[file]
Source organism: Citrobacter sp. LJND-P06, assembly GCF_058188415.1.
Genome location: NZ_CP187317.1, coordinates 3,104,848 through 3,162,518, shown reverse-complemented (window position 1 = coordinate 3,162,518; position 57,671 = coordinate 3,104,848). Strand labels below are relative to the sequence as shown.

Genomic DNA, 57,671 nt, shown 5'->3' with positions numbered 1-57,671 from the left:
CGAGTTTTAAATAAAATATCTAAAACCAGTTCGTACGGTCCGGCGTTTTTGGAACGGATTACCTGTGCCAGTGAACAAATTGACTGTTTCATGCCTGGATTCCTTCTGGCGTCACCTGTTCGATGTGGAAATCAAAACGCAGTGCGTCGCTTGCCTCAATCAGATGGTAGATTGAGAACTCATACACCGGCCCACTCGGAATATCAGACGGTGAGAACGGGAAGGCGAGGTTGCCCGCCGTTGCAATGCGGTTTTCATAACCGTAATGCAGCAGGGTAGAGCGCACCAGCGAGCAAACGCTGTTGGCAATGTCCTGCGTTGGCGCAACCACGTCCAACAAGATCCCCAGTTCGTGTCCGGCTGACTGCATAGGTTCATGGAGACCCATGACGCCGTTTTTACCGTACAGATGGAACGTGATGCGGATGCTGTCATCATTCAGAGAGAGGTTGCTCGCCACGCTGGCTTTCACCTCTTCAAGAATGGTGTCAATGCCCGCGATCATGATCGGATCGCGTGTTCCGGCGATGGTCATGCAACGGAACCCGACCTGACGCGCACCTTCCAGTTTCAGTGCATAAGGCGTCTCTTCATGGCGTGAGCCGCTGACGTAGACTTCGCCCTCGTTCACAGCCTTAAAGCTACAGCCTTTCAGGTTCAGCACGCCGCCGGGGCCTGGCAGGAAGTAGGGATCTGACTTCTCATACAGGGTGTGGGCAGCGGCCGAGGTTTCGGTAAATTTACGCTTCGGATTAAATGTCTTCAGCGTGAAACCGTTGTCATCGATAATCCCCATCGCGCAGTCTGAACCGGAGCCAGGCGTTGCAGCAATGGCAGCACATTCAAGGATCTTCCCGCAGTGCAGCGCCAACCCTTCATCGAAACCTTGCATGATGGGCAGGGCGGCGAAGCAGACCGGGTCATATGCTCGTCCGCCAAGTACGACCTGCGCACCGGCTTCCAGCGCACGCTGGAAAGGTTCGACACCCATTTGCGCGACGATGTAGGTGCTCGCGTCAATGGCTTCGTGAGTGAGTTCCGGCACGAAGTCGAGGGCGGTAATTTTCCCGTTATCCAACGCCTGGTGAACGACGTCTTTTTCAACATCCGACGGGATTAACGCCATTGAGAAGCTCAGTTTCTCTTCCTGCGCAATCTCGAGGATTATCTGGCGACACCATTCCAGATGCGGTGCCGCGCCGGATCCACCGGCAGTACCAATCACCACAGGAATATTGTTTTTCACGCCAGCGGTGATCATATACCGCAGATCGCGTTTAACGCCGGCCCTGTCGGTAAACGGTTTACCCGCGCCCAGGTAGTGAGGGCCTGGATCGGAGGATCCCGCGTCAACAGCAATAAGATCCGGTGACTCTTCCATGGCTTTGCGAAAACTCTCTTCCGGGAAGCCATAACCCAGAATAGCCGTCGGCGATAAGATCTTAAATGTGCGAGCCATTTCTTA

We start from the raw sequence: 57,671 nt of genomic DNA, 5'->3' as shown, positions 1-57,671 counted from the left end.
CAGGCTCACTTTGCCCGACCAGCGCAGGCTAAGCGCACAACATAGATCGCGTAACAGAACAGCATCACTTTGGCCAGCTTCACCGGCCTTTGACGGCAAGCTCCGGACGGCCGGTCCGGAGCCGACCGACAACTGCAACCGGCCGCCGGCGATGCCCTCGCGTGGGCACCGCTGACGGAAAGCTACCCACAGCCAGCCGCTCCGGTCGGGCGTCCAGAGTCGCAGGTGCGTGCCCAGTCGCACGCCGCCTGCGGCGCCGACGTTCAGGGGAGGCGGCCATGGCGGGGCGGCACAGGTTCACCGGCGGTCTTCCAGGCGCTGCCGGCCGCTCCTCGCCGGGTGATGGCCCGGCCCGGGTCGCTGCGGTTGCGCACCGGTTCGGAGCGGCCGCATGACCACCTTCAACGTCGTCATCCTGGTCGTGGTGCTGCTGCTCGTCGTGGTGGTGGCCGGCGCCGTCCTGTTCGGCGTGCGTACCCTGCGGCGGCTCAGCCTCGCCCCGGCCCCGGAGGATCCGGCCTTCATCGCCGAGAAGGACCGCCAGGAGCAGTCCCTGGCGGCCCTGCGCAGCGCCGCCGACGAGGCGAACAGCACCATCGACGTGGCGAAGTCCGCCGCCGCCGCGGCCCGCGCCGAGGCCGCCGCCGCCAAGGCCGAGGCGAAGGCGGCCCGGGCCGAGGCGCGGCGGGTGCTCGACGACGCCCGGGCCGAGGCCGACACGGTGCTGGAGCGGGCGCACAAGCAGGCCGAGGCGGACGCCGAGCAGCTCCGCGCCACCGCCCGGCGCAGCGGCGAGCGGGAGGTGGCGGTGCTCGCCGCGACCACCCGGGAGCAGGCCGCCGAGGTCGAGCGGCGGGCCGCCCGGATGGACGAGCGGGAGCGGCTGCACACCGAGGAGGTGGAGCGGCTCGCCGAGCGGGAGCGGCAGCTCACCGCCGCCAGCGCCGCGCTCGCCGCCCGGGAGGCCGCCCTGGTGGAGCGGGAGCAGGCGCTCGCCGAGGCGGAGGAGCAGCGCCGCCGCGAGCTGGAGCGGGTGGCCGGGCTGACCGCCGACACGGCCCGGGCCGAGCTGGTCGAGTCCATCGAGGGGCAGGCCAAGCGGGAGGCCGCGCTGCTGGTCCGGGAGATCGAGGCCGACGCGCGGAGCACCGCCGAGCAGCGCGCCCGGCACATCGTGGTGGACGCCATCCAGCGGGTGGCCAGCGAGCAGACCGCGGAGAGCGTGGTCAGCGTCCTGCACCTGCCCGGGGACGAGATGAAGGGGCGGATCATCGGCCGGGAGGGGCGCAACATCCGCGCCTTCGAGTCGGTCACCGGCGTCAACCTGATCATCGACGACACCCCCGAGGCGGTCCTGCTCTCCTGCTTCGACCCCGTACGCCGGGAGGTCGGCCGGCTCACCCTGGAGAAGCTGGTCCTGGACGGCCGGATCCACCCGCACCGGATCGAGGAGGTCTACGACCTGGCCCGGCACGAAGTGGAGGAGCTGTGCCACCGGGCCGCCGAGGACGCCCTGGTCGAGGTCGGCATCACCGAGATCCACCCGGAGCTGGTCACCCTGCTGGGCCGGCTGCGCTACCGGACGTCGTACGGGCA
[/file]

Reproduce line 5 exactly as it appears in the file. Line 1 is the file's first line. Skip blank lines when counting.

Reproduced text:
We start from the raw sequence: 57,671 nt of genomic DNA, 5'->3' as shown, positions 1-57,671 counted from the left end.